Review: Various Artists – 4 Doors to Death
National Music Reviews
4 Doors to Death
4 Doors to Death = Cemetery Filth + Ectovoid + Sabbatory + Trenchrot
Try though I might, I simply cannot put 4 Doors to Death down. This four-way split from Unspeakable Axe collects some new tracks from some of the filthiest, most brutal new bands to fly the tattered flag of old-school death metal.
Cemetery Filth bursts through the first door with abyssal riff-maelstroms of chaos. Their style reeks of Autopsy and early Pestilence, with driving, thrashy riffs that only yield to summon forth head-banging heaviness. “Consumption of Volition” is a seriously classic track, oozing with old-school energy, while I truly can’t escape “Cosmic Wraiths” every time I spin 4 Doors to Death. I really dig Cemetery Filth’s ability to ramp up their tense atmosphere in one moment and then deliver steamrolling power and energy in the next.
Then Ectovoid opens up the Gateways to Annihilation, both of their tracks dripping with the same blood-soaked menace that spewed forth from Florida in the early ‘90s. Theirs is a slow, ominous death, a baleful nemesis that overwhelms the senses with slow-building dread. “Ash Primordial” serves as a perfect example of their style, opening with a doom-infused dirge that crests into savage, face-pummeling intensity. “Possessed by Ancient Dread” amps up the doom-death elements of their sound, but instead of just sounding slow and morose, there’s some legit trad-doom riffing throughout.
Just when I thought I might get a reprieve from the unrelenting bloodbath, Sabbatory emerges with two juicy slabs of vicious, groovy death metal. I didn’t think it was possible for them to top the savage assault of their Endless Asphyxiating Gloom, but these two tracks gleam with murderous intent, a promise of even greater things to come. “Ascension To My Holy Tomb” got right up into my face with its fierce, galloping rhythms and dissonant leads. Then the glorious carnage of “Primordial” surged forth, leaving me beaten and bloody in its violent wake.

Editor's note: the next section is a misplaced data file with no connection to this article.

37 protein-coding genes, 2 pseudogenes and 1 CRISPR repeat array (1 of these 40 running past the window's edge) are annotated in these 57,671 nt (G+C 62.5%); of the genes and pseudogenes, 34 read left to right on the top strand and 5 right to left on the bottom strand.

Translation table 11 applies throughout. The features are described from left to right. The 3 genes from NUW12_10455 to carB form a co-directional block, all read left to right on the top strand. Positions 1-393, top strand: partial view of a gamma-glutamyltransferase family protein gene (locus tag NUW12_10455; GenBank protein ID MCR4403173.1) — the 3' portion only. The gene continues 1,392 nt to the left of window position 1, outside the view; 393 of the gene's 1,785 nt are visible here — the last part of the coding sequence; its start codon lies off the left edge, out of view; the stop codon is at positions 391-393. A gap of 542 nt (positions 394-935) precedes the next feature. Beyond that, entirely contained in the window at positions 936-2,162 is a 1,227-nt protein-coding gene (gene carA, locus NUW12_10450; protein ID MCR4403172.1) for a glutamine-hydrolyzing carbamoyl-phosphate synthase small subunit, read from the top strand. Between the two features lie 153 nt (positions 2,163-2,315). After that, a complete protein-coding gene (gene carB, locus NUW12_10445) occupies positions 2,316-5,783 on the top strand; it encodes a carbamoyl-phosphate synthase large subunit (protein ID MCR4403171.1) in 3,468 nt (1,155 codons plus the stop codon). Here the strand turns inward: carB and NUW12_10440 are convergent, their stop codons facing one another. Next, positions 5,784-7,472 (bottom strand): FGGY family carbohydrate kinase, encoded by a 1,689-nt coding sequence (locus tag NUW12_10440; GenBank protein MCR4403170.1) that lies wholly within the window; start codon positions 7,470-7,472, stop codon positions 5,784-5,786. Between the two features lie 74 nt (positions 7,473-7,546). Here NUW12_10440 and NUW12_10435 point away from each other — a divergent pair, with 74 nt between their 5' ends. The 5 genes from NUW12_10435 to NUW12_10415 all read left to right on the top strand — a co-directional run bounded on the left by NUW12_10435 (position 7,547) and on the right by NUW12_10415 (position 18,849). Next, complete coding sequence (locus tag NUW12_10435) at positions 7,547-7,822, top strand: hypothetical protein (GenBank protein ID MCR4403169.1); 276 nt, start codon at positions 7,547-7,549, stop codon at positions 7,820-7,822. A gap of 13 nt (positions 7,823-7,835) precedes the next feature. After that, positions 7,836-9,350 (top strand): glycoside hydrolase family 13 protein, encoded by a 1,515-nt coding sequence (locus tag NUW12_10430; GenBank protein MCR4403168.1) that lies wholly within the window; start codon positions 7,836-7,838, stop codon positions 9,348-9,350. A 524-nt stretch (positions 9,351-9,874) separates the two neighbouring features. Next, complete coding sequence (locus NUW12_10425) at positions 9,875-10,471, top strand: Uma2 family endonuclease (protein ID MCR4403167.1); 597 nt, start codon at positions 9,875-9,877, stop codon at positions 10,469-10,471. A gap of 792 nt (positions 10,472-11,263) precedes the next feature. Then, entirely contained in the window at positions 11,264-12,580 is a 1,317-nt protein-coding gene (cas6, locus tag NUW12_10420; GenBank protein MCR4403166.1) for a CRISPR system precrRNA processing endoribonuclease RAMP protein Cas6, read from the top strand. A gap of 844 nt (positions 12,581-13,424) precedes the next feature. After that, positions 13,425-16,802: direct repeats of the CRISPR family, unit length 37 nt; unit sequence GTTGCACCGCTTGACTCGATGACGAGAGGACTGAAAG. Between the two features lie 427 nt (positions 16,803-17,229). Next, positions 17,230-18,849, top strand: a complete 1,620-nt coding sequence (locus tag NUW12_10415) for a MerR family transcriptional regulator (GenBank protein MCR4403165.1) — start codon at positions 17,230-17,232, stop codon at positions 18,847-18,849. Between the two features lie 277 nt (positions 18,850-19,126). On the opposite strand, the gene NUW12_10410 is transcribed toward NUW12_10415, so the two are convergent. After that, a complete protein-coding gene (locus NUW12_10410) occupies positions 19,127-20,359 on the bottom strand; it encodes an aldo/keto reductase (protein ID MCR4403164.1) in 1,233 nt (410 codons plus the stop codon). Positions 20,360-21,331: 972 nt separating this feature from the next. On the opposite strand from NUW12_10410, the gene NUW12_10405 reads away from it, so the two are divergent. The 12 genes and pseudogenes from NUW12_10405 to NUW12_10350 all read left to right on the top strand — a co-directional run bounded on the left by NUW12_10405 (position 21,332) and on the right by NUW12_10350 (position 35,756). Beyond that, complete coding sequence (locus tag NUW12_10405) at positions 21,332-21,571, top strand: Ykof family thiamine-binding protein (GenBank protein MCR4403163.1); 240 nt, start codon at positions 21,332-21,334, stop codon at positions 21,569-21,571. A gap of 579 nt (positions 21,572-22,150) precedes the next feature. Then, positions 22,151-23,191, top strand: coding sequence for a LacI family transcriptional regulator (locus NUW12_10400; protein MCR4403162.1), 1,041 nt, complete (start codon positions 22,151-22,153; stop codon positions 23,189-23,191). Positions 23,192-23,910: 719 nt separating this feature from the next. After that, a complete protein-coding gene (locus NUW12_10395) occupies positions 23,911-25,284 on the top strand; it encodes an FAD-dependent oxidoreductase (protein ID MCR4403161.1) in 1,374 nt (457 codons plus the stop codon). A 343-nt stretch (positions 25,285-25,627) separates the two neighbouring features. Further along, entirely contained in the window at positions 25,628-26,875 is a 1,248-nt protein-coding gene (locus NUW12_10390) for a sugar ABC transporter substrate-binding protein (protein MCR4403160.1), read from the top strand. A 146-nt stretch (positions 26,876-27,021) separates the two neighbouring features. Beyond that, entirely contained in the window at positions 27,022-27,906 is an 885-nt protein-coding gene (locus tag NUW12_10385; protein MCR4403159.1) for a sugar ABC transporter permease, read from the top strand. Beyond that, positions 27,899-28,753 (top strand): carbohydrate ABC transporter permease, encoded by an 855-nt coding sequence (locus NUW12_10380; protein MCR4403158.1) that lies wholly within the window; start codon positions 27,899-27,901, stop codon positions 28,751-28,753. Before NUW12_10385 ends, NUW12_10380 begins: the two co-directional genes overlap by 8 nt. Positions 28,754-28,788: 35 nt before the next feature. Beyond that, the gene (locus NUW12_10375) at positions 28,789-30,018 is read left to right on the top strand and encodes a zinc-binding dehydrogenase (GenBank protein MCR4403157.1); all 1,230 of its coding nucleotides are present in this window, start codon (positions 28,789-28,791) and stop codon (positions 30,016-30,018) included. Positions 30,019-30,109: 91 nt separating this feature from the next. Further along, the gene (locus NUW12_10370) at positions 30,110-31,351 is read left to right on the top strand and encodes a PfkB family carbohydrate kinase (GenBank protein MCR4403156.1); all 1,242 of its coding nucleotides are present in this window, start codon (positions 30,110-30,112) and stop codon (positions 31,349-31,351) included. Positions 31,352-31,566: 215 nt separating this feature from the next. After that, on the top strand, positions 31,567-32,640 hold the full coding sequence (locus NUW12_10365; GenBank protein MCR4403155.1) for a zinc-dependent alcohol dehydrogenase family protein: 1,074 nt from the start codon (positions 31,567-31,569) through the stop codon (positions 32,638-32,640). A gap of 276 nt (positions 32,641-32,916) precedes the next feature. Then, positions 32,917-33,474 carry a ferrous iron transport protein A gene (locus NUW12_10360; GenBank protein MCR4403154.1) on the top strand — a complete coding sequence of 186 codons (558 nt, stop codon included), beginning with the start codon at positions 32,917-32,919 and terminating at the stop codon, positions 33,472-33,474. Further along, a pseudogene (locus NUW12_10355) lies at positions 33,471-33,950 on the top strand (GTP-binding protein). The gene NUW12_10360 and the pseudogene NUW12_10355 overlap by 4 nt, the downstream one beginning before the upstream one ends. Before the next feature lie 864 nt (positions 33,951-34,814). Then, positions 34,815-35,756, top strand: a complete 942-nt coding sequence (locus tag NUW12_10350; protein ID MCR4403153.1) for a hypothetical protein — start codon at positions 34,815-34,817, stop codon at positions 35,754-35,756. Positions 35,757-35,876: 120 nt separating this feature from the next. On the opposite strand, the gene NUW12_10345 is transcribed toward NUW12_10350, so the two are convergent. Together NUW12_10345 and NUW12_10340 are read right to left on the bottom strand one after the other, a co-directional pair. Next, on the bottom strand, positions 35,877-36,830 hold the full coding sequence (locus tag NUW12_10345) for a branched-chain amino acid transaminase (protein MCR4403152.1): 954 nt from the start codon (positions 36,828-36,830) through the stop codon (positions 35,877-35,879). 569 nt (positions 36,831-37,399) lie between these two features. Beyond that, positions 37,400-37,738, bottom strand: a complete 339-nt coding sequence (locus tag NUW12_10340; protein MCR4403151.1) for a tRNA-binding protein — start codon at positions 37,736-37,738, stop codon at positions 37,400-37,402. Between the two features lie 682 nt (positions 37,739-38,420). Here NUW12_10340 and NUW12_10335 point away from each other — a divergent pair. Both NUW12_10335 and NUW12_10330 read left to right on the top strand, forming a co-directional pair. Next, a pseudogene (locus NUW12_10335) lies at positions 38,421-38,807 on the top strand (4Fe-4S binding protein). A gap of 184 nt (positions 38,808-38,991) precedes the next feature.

Finally, Trenchrot arise from the wreckage like the very specter of Death. All three of their tracks loom over the twisted wreckage of battle, screaming like the unrelenting rain of artillery fire. “Hell Pilot’s Call” finds these Philadelphians at their absolute doomiest, making their inevitable explosion of intensity and hellfire all the more satisfying. However, the final track on the album—their cover of Death’s “Evil Dead”—left nothing but ruin in its wake, opening all the doors of death with a swirling vortex of ancient, necronomic majesty.
Every moment of 4 Doors to Death simply trembles with pent-up rage, but each track unleashes its malice with such razor-sharp precision that it’s hard to believe most of these bands have only been performing since around 2010. All four of these bands have a true sense of the old-school death metal sound, but it’s clear from the outset that these are no mere imitators. This is true, flesh-ripping death metal, down to the core—just the way your pappy likes it. These bands might be newcomers to the death metal game, but all four have the real potential to become household names in the genre. Each one of them boasts a unique take on the sounds of the past, and I wouldn’t be surprised to see a few patches strewn about the mosh pits in SLC pretty soon. 4 Doors to Death is nothing short of essential, and the dark powers contained within are only building in strength.